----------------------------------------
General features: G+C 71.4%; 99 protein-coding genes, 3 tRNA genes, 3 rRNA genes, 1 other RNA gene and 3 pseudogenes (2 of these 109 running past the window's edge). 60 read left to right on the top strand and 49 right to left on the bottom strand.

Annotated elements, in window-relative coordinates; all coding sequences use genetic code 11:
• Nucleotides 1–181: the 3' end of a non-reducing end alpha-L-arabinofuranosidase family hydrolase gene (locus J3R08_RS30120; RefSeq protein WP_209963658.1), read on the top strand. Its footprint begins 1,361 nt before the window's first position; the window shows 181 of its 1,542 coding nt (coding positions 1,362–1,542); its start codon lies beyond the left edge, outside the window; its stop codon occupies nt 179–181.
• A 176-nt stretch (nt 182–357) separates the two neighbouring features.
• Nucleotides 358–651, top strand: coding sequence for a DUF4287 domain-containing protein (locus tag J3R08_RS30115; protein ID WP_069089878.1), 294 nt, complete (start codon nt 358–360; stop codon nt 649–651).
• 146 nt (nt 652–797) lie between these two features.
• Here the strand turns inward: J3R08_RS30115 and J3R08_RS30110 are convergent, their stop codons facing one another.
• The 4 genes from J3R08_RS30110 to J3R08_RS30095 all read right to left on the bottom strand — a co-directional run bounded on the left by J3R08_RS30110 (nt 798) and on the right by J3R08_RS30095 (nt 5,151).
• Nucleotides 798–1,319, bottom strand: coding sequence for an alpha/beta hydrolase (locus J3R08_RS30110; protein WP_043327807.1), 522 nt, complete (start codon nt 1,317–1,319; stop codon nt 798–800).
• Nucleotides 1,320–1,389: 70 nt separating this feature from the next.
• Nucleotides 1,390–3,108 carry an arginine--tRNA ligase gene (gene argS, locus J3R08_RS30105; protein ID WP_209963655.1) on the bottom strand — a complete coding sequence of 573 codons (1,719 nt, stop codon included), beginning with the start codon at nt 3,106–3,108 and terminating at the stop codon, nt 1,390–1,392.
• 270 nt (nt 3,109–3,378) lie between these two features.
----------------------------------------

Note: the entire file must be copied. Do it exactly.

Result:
General features: G+C 71.4%; 99 protein-coding genes, 3 tRNA genes, 3 rRNA genes, 1 other RNA gene and 3 pseudogenes (2 of these 109 running past the window's edge). 60 read left to right on the top strand and 49 right to left on the bottom strand.

Annotated elements, in window-relative coordinates; all coding sequences use genetic code 11:
• Nucleotides 1–181: the 3' end of a non-reducing end alpha-L-arabinofuranosidase family hydrolase gene (locus J3R08_RS30120; RefSeq protein WP_209963658.1), read on the top strand. Its footprint begins 1,361 nt before the window's first position; the window shows 181 of its 1,542 coding nt (coding positions 1,362–1,542); its start codon lies beyond the left edge, outside the window; its stop codon occupies nt 179–181.
• A 176-nt stretch (nt 182–357) separates the two neighbouring features.
• Nucleotides 358–651, top strand: coding sequence for a DUF4287 domain-containing protein (locus tag J3R08_RS30115; protein ID WP_069089878.1), 294 nt, complete (start codon nt 358–360; stop codon nt 649–651).
• 146 nt (nt 652–797) lie between these two features.
• Here the strand turns inward: J3R08_RS30115 and J3R08_RS30110 are convergent, their stop codons facing one another.
• The 4 genes from J3R08_RS30110 to J3R08_RS30095 all read right to left on the bottom strand — a co-directional run bounded on the left by J3R08_RS30110 (nt 798) and on the right by J3R08_RS30095 (nt 5,151).
• Nucleotides 798–1,319, bottom strand: coding sequence for an alpha/beta hydrolase (locus J3R08_RS30110; protein WP_043327807.1), 522 nt, complete (start codon nt 1,317–1,319; stop codon nt 798–800).
• Nucleotides 1,320–1,389: 70 nt separating this feature from the next.
• Nucleotides 1,390–3,108 carry an arginine--tRNA ligase gene (gene argS, locus J3R08_RS30105; protein ID WP_209963655.1) on the bottom strand — a complete coding sequence of 573 codons (1,719 nt, stop codon included), beginning with the start codon at nt 3,106–3,108 and terminating at the stop codon, nt 1,390–1,392.
• 270 nt (nt 3,109–3,378) lie between these two features.